Saturday, November 15, 2008


I've been throwing together an annotated bibliography--I mean, compiling the carefully selected evidence that I've been accumulating over the past three months--for the blog class all night. (Exciting Friday night madness!) And I came across this paper. For the nonlink clickers, it's basically a paper on how two scholars, Lilia Efimova and Andrea Ben Lassoued, became friends through the power of blogging, but through the lens of ethnography. First, a quick moment to show off. From what I've read in the past two days, Ethnography is a study of culture (ie. anthropology) that requires the ethnographer to participate directly in the rituals of the culture, as an outsider. And when the ethnographer crosses the line between outsider participation to insider, it becomes autoethnography. And the whole field is sort of an attack on the view that the only way to get any real knowledge is via the detached, separate scientist.
And that's where my "uncomfortable" factor starts to seep in. I've done a lot of autobiography and digital technology reading from this course, and one thing I've noticed is that both areas tend to involve personal narratives in a way that most other scholarly papers really don't. Being raised on the whole "there is no 'I' in essay" school of teaching (I'm totally claiming that phrase, and plan on unleashing it to year after year of undergraduate), I've got something of a problem with this approach. Maybe that's why I'm more comfortable analysing fiction--the defining trait about fiction is that it's not real, so it's easier to detach yourself from it, a bit.
Anyway, the Lassoued and Efimova essay struck me because, even in this area, it's a lot more personal than most, to the point where I felt like I was eavesdropping on a private conversation. They're basically articulating how and why they came to know each other. On the one hand, it's all slightly uncomfortable-feeling, but on the other hand, I appreciate that this is what it's all about: the way social and private and public and everything else can get blended together when people create new forms of communication. It's a paper documenting their relationship, but at the same time, it IS their relationship. Like this blog: it's writing about my life, but it also, in some hopefully not at all depressing way, IS my life.
Not to mention the more you study this sort of thing, the more it paralyzes you towards writing about it. Clearly, I'm going to have to do a half-dozen or so comic book reviews just to regain some perspective.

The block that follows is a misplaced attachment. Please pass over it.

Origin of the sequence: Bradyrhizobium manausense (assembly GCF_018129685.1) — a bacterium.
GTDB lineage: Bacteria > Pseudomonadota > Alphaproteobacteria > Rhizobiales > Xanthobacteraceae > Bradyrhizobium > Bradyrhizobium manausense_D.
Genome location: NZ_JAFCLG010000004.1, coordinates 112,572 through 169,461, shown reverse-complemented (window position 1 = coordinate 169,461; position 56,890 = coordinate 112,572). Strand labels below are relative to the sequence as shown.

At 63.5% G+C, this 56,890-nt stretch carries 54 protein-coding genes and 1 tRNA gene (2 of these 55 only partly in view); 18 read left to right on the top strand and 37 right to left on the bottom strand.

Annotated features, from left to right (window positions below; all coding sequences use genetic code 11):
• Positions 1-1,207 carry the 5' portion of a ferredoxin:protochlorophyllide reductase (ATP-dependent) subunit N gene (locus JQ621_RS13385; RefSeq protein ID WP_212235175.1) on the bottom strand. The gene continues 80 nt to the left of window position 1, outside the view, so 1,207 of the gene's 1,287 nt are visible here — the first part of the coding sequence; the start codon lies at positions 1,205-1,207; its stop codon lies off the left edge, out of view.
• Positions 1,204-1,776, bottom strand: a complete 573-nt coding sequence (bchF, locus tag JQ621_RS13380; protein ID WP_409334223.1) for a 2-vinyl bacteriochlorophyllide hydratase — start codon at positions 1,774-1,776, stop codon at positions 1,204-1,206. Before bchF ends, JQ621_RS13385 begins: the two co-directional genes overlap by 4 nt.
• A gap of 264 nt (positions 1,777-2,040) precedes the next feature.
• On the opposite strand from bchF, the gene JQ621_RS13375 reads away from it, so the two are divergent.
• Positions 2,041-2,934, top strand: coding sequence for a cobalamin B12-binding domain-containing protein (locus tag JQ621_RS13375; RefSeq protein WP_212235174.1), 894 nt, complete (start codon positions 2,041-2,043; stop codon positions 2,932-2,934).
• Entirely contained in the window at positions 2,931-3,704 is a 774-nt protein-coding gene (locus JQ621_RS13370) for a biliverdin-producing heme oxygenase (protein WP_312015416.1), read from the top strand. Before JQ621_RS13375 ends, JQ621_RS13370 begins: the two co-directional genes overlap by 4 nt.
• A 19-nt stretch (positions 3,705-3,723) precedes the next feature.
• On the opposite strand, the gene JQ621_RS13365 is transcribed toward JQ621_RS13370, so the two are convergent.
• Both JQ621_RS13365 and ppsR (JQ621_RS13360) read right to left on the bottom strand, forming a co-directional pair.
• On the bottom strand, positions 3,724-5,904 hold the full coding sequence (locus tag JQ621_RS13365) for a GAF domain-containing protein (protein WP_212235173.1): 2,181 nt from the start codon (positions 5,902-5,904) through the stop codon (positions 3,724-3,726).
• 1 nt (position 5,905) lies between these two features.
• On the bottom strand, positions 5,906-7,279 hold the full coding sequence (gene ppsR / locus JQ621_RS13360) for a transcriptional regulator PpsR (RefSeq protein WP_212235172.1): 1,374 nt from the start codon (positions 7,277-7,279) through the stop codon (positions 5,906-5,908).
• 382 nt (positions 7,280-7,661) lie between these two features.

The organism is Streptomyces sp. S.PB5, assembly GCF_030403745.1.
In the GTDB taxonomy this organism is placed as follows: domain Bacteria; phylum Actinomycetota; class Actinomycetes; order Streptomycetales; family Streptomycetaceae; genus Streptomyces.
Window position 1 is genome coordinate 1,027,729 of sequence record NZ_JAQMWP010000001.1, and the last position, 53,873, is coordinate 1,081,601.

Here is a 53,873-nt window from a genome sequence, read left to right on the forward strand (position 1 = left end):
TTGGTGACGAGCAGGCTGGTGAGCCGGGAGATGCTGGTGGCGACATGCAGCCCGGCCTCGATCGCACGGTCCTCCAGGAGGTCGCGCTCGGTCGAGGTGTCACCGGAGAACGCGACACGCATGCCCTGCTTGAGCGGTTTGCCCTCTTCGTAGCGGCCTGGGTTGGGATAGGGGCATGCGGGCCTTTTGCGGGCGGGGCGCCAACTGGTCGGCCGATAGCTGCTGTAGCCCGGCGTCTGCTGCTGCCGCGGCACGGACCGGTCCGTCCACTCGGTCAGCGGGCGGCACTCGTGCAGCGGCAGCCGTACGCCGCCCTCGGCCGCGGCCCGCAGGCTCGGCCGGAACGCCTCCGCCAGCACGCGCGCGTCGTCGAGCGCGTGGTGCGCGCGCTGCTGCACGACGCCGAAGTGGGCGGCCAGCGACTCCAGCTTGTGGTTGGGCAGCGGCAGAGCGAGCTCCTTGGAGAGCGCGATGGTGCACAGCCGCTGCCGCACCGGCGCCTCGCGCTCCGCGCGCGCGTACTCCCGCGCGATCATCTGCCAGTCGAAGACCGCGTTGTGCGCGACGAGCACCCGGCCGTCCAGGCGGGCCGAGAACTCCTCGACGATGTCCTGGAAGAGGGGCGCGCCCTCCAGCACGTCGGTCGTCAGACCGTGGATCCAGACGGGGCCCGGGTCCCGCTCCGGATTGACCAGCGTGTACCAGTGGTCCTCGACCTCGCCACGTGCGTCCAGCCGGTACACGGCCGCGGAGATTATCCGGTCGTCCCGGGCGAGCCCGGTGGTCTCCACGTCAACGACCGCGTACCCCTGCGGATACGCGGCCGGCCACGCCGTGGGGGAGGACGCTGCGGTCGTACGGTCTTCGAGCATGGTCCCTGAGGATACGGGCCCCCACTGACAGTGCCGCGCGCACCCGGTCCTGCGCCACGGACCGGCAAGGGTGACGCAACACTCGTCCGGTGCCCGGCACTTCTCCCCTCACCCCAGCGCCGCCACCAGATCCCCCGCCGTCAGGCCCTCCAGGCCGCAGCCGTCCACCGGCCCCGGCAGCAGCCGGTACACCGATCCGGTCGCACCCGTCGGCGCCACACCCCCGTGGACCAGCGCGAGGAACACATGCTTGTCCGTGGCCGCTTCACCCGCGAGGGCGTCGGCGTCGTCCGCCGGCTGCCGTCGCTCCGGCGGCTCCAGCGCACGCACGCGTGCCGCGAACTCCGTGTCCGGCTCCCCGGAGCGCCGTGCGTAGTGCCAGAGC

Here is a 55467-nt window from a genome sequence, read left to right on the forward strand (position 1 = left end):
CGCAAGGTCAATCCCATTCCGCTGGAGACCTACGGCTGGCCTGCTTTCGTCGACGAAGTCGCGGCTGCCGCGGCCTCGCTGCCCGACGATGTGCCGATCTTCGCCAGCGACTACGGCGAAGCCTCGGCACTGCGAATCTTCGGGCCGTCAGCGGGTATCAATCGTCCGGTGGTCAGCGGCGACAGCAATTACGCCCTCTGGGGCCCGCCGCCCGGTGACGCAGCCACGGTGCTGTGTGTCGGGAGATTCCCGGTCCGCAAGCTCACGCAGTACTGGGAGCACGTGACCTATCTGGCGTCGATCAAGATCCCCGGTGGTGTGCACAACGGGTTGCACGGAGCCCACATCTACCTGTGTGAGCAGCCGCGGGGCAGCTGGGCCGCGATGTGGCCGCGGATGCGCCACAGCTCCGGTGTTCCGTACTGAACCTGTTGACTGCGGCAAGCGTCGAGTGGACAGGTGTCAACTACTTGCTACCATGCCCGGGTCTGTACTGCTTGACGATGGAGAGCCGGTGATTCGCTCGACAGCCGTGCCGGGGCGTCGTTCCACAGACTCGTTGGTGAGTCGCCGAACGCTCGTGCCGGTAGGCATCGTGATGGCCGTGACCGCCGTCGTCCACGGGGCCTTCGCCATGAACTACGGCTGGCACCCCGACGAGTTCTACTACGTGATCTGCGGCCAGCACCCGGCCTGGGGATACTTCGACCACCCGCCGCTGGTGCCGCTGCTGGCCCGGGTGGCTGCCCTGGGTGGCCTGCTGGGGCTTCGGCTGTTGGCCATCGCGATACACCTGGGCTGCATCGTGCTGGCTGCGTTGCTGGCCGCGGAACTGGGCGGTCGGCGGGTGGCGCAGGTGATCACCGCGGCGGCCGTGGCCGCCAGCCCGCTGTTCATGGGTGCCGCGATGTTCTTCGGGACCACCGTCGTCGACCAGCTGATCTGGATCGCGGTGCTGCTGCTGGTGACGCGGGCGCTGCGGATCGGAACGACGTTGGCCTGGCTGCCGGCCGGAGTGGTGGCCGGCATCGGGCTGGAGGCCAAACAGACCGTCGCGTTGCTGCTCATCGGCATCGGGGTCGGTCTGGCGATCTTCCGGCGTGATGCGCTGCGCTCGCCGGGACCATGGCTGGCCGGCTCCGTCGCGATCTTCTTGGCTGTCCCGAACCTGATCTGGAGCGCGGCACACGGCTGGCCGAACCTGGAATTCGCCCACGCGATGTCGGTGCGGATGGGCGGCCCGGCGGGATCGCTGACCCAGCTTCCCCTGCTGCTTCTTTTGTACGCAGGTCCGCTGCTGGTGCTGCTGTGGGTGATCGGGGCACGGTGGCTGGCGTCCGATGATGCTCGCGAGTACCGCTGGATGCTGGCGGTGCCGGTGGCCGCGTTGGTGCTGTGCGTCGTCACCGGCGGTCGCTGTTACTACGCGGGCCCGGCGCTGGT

Hope everyone likes Wolverine!

Later Days.


Kate said...

The ways that the internet -- and blogging in particular -- breaks down barriers between public and private are myriad. One of the consequences is that we have this generation of kids coming into undergrad with a very strong sense that their personal perspective is endlessly valuable in all situations. The trick is to teach them that it is not appropriate in, say, a formal essay. Easier said that done, yes?

Person of Consequence said...

Especially in the course I'm currently TAing, where they're explicitly allowed and encouraged to bring in personal experience "when relevant." Consequently, I know a lot more about my students' parental relations, classes, and horse-back riding abilities than is strictly necessary.

Lilia Efimova said...

Thanks for reading :)

Funny enough, 'being raised on the whole "there is no 'I' in essay" school of teaching' myself I eventually migrated into autoethnography because of blogging. In case you feel like reading a bit more, I have a section on it in a recent paper -

Other two cents:
- I guess lots of qualitative research (not only ethnography) on sensitive issues includes "eavesdropping on a private conversation", however it's usually anonymous.
- If you are not afraid of a possibility of a further paralyses you may try reading some autoethnographies in a collection by Ellis & Bochner (1996, "Composing ethnography: Alternative forms of qualitative writing"). Reading those have seriously changed my own academic writing.

Person of Consequence said...

Thanks for the reading suggestions. I'll try to check them out in the near future. And I'd like everyone to take a moment to appreciate how my point on social and private blending is underscored (in a nice, really cool sort of way) by the fact that the writer of the essay that prompted the point has taken the time to actually come to my blog and comment on it. (And maybe another few moments to parse the tortured syntax of that sentence.)